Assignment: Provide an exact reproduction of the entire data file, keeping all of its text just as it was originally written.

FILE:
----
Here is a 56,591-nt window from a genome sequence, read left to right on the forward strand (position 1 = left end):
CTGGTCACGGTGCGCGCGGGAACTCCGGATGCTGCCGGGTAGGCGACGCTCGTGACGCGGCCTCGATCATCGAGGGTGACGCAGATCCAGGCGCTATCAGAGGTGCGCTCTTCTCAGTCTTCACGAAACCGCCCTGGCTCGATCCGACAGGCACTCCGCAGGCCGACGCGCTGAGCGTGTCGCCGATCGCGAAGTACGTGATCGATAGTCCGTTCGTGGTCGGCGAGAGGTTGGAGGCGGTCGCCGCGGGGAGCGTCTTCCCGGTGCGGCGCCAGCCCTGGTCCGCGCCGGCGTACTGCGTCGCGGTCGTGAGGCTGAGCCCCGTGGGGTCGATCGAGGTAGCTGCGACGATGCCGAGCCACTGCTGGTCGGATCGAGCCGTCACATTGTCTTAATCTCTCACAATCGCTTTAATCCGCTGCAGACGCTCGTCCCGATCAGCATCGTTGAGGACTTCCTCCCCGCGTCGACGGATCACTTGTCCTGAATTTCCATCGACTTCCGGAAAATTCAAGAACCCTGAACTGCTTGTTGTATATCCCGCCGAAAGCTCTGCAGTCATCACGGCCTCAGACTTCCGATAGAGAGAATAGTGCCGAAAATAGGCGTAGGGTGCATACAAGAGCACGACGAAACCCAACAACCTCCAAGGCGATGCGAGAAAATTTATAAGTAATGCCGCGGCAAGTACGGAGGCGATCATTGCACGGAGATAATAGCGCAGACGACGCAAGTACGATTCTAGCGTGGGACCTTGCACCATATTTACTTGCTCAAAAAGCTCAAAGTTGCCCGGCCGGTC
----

Here is a 56,591-nt window from a genome sequence, read left to right on the forward strand (position 1 = left end):
CTGGTCACGGTGCGCGCGGGAACTCCGGATGCTGCCGGGTAGGCGACGCTCGTGACGCGGCCTCGATCATCGAGGGTGACGCAGATCCAGGCGCTATCAGAGGTGCGCTCTTCTCAGTCTTCACGAAACCGCCCTGGCTCGATCCGACAGGCACTCCGCAGGCCGACGCGCTGAGCGTGTCGCCGATCGCGAAGTACGTGATCGATAGTCCGTTCGTGGTCGGCGAGAGGTTGGAGGCGGTCGCCGCGGGGAGCGTCTTCCCGGTGCGGCGCCAGCCCTGGTCCGCGCCGGCGTACTGCGTCGCGGTCGTGAGGCTGAGCCCCGTGGGGTCGATCGAGGTAGCTGCGACGATGCCGAGCCACTGCTGGTCGGATCGAGCCGTCACATTGTCTTAATCTCTCACAATCGCTTTAATCCGCTGCAGACGCTCGTCCCGATCAGCATCGTTGAGGACTTCCTCCCCGCGTCGACGGATCACTTGTCCTGAATTTCCATCGACTTCCGGAAAATTCAAGAACCCTGAACTGCTTGTTGTATATCCCGCCGAAAGCTCTGCAGTCATCACGGCCTCAGACTTCCGATAGAGAGAATAGTGCCGAAAATAGGCGTAGGGTGCATACAAGAGCACGACGAAACCCAACAACCTCCAAGGCGATGCGAGAAAATTTATAAGTAATGCCGCGGCAAGTACGGAGGCGATCATTGCACGGAGATAATAGCGCAGACGACGCAAGTACGATTCTAGCGTGGGACCTTGCACCATATTTACTTGCTCAAAAAGCTCAAAGTTGCCCGGCCGGTC